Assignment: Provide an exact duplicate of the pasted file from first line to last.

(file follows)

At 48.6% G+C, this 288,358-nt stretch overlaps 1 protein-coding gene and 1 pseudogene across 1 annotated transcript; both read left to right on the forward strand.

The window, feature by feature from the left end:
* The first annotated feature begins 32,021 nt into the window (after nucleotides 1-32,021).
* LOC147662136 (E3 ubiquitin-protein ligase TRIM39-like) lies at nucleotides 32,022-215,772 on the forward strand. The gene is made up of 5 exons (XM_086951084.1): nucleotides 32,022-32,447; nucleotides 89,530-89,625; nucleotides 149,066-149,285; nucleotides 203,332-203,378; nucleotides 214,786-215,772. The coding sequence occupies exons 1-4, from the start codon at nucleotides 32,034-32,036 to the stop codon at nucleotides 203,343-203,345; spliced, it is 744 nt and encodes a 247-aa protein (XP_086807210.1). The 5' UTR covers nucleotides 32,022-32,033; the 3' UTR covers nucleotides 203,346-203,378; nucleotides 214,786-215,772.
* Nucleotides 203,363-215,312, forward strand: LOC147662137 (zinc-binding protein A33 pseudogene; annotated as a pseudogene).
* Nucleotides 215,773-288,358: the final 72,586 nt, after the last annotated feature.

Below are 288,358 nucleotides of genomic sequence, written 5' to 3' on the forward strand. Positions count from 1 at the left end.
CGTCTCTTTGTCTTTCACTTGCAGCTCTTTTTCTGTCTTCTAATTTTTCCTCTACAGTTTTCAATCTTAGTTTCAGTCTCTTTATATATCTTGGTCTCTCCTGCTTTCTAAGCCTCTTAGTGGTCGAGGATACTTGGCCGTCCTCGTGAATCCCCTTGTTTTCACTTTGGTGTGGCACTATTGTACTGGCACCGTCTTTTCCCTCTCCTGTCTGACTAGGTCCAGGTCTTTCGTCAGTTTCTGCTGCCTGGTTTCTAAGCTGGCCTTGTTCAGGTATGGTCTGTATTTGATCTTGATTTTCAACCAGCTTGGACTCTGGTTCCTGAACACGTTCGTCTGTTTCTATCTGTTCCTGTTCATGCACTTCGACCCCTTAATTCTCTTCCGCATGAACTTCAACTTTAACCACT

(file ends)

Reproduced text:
At 48.6% G+C, this 288,358-nt stretch overlaps 1 protein-coding gene and 1 pseudogene across 1 annotated transcript; both read left to right on the forward strand.

The window, feature by feature from the left end:
* The first annotated feature begins 32,021 nt into the window (after nucleotides 1-32,021).
* LOC147662136 (E3 ubiquitin-protein ligase TRIM39-like) lies at nucleotides 32,022-215,772 on the forward strand. The gene is made up of 5 exons (XM_086951084.1): nucleotides 32,022-32,447; nucleotides 89,530-89,625; nucleotides 149,066-149,285; nucleotides 203,332-203,378; nucleotides 214,786-215,772. The coding sequence occupies exons 1-4, from the start codon at nucleotides 32,034-32,036 to the stop codon at nucleotides 203,343-203,345; spliced, it is 744 nt and encodes a 247-aa protein (XP_086807210.1). The 5' UTR covers nucleotides 32,022-32,033; the 3' UTR covers nucleotides 203,346-203,378; nucleotides 214,786-215,772.
* Nucleotides 203,363-215,312, forward strand: LOC147662137 (zinc-binding protein A33 pseudogene; annotated as a pseudogene).
* Nucleotides 215,773-288,358: the final 72,586 nt, after the last annotated feature.

Below are 288,358 nucleotides of genomic sequence, written 5' to 3' on the forward strand. Positions count from 1 at the left end.
CGTCTCTTTGTCTTTCACTTGCAGCTCTTTTTCTGTCTTCTAATTTTTCCTCTACAGTTTTCAATCTTAGTTTCAGTCTCTTTATATATCTTGGTCTCTCCTGCTTTCTAAGCCTCTTAGTGGTCGAGGATACTTGGCCGTCCTCGTGAATCCCCTTGTTTTCACTTTGGTGTGGCACTATTGTACTGGCACCGTCTTTTCCCTCTCCTGTCTGACTAGGTCCAGGTCTTTCGTCAGTTTCTGCTGCCTGGTTTCTAAGCTGGCCTTGTTCAGGTATGGTCTGTATTTGATCTTGATTTTCAACCAGCTTGGACTCTGGTTCCTGAACACGTTCGTCTGTTTCTATCTGTTCCTGTTCATGCACTTCGACCCCTTAATTCTCTTCCGCATGAACTTCAACTTTAACCACT